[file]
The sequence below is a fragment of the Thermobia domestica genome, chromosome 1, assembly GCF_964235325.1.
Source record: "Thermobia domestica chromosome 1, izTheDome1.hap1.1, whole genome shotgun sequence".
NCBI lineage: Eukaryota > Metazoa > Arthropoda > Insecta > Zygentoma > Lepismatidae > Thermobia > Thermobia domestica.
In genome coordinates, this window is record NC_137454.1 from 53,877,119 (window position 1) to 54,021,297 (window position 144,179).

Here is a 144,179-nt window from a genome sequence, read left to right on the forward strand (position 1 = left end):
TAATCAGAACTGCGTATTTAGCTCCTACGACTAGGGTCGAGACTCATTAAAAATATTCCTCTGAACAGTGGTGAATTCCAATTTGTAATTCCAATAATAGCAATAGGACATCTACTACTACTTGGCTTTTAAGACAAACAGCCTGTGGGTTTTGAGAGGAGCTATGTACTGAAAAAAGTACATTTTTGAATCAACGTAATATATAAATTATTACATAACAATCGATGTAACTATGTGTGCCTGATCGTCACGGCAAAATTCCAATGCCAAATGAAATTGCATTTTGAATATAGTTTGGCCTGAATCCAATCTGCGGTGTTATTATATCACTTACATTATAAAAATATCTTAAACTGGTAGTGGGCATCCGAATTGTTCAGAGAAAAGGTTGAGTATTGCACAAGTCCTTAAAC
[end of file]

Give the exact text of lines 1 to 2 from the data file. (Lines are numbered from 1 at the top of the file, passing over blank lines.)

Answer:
The sequence below is a fragment of the Thermobia domestica genome, chromosome 1, assembly GCF_964235325.1.
Source record: "Thermobia domestica chromosome 1, izTheDome1.hap1.1, whole genome shotgun sequence".